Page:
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Apr 11 2014

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Never say “NEVER”

Did you ever hear about Murphy’s Laws ?
Did you ever experience a “perfectly” designed and assembled electronic circuit “explode” in your Face ?
Do you remember what you said then ?

” …. Why did this happen ??
This should have not happened.
It was Impossible to happen !
This circuit should have worked as per design !
This explosion / wreckage should **NEVER** have happened …

When creating high voltage, (and/or high current) circuits, it is a good practice to …..

NEVER SAY NEVER !!!

Specifically, make sure that you often use the concept of so called “assertions” – meaning any and all “irrational” additional elements, that are supposed to protect your circuit against conditions, that will never(*)  occur. Especially if these are high voltage and/or high current circuits.

Be **Protected** from the **Unexpected** .   

Use the True Malcontents Wunderwaffe:   Use a healthy dose of mistrust.

Use ASSERTIONS.  Test for the occurrences of conditions that are impossible to happen.

Assertions, in the form of protective add-ons, are additional elements mounted into the circuit, ones that seemingly do “nothing at all”.  Ones that will “never” have a chance to … operate. Ones that upon first glance may be considered as “nonsense” elements.

A very popular example: look for them in places such as output stages of high power silicon based amplifiers, especially those with bipolar transistor based output stages … Imagine something like a pair of “NON-Sense” power diodes, which are polarized in a direction, in which they can “NEVER” conduct:

a). from the negative supply rail to the speaker output,  and
b). from the speaker output to the positive supply rail.

Seemingly bizarre ?
Seemingly absurd ?

Not necessarily.

You could get the impression, that such elements are utter nonsense, as they will virtually “NEVER” be active.  And yet they are THERE, within the circuit !!!

Some designer has put them in, for some unobvious purpose.

They are there “just in case”.  You may ask: in case of WHAT ?

Well, in case that a highly inductive woofer coil in your speaker will generate a back EMF voltage spike, of a voltage very much exceeding the voltage value of the supply rail voltages. If the spike is of a sufficient magnitude, it could easily destroy your output transistors.

NEVER say NEVER. 

Do you remember that CCS current source that I presented some time ago ?  This circuit works at high voltages.  This is where our Caution / Red Signal should start mentally flashing …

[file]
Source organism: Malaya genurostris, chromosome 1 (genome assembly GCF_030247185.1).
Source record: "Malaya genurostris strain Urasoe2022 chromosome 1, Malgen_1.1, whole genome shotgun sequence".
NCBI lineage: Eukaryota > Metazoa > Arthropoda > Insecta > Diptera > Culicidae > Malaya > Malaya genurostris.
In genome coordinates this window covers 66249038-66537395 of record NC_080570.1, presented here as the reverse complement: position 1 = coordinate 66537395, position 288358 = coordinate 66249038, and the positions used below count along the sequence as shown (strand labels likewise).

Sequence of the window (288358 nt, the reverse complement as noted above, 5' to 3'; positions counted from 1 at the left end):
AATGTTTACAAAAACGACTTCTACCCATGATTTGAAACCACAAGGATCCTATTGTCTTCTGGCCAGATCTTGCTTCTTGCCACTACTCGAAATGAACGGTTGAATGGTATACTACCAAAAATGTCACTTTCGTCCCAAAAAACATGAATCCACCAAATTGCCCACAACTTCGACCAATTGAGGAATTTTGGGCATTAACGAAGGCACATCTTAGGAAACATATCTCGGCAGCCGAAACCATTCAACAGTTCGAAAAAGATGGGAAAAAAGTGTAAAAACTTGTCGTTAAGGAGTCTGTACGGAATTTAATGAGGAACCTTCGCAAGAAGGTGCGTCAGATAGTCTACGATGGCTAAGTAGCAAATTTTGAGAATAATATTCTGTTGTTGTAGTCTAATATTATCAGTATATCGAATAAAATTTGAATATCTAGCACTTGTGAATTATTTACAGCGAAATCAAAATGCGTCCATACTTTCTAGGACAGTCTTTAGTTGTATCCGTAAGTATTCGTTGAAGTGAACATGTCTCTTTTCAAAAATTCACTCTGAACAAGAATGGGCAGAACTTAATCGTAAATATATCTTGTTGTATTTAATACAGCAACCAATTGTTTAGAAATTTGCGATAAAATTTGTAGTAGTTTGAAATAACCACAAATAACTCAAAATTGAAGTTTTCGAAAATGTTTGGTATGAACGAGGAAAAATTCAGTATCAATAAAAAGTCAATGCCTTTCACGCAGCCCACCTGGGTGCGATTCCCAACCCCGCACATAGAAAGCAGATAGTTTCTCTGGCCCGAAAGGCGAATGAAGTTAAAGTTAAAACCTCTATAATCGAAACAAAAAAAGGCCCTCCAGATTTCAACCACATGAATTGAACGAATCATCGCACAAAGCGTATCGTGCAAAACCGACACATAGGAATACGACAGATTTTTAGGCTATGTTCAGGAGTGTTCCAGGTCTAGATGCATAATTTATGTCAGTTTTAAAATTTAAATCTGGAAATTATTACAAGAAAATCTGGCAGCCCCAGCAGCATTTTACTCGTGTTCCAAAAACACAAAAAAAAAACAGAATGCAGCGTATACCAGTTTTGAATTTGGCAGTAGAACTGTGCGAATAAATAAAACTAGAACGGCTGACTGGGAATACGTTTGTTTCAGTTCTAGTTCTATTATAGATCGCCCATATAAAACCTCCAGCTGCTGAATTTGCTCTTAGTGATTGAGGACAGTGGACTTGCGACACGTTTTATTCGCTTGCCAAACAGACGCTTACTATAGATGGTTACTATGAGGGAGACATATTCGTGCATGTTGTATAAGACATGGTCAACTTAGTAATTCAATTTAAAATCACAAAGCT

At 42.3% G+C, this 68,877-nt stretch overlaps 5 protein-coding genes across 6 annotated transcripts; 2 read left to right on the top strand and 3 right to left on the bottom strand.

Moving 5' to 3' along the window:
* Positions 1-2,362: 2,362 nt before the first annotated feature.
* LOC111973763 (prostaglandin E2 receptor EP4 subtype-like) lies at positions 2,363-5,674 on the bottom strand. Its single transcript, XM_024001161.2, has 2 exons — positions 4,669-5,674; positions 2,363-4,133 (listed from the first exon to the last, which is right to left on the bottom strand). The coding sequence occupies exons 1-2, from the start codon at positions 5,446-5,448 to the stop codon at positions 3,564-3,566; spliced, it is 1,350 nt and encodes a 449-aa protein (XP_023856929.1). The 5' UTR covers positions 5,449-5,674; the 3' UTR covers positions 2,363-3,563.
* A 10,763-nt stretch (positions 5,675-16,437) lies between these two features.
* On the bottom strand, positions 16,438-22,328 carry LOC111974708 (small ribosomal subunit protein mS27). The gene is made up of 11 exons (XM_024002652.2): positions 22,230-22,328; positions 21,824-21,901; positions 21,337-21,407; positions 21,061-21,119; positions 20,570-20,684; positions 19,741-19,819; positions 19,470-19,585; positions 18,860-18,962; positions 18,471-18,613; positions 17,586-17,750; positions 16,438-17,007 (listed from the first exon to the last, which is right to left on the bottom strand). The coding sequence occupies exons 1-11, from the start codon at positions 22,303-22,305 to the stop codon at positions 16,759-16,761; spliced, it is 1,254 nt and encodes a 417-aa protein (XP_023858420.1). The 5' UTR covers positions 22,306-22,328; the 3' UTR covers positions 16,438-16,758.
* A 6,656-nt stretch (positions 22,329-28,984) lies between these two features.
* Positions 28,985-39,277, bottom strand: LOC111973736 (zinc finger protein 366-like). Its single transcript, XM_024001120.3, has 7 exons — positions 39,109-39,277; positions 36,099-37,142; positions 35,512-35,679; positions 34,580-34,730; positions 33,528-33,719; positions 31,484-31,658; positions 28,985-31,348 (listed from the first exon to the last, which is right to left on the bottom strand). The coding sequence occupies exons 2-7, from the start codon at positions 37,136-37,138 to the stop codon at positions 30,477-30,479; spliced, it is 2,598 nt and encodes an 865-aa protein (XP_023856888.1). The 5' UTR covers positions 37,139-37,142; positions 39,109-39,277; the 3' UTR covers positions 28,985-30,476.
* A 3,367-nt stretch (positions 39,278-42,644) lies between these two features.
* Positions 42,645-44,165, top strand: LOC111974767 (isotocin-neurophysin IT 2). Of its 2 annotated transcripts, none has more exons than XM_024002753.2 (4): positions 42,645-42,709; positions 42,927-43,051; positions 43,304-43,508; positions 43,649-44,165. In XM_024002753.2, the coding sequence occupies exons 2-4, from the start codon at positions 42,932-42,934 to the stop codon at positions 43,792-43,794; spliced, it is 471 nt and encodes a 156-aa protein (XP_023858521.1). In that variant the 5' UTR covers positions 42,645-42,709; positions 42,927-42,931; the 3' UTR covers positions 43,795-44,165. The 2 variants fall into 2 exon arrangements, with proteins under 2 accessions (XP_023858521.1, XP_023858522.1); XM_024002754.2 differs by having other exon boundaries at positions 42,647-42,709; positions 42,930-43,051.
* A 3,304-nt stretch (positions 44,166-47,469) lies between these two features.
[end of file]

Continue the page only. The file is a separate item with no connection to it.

High Voltages means a higher chance of Murphy’s Laws to happen …

DN2540 CCS Cascaded

This circuit as above, the DN2540 HV CCS, can also be additionally equipped with seemingly “nonsense” elements, ones that seemingly provide no value added at all ….

Have a closer look at the specifications of the maximum permissible Gate Voltages (V_gs MAX) within the pdf specifications of the DN2540 semiconductor chip.  The specification says that the maximum gate voltage can not exceed +/-20V.  Nonsense you say. Such voltage extremes can physically “never” exist on those gates within this circuit.

Did I hear you say “never” ?   …..  So what do you intend to do about that ?

Easy. We shall Never say Never, and hence we shall **NOT** assume that such an absurd voltage condition is impossible.

How do we protect the gate from “impossible” gate voltages, ones that exceed +/- 20V ?

Easy. We piggy-back two Zener Diodes, in reverse directions, both Zener’s with a zener voltage of say 12V, or better yet, maybe even 15V. We connect them in parallel to the resistor that takes care of the Gate bias voltage.

 

DN2540 CCS safe

This is as if we were to say: “…. whatever happens in this circuit, the voltage across this particular resistor  bias resistor R1 for Q2,  (or this “resistor”-Q2, acting as a cascaded bias resistor for Q1),  the voltage across this resistor shall “Never” {{  ;)  }} … ever … be greater than 12 Volts ….

{{ Pun – Intended }}.

This way, we shall “guarantee” (within reason), that the DN2540 shall never be destroyed by an excessive gate voltage, a voltage that would exceed 20V.  If such a voltage condition comes to exist, the zeners will “activate” and kick in a bit earlier, limiting the maximum gate voltage to a safe value of no more than 12 or 15V.

But will these extra zener diodes have an impact of the sound and the workings of the circuit during “normal operating conditions” ?  Rather not.  Whilst “normal operating conditions” exist, such voltages will “NEVER” be possible to occur on the gate.  In other words, these zeners will remain inactive. They remain “invisible”.  They literally fall out of the circuit. They will “never” conduct.

But having said the former, I shall reiterate with full force:  Never say Never.

I suggest that you do use those protection zeners and provide for a long and healthy life of your DN2540′s within this high voltage circuit.

The same applies to the other CCS circuit, that I suggested elsewhere within these pages.

Better be safe than sorry.

Cheers,

zjj_wwa

 

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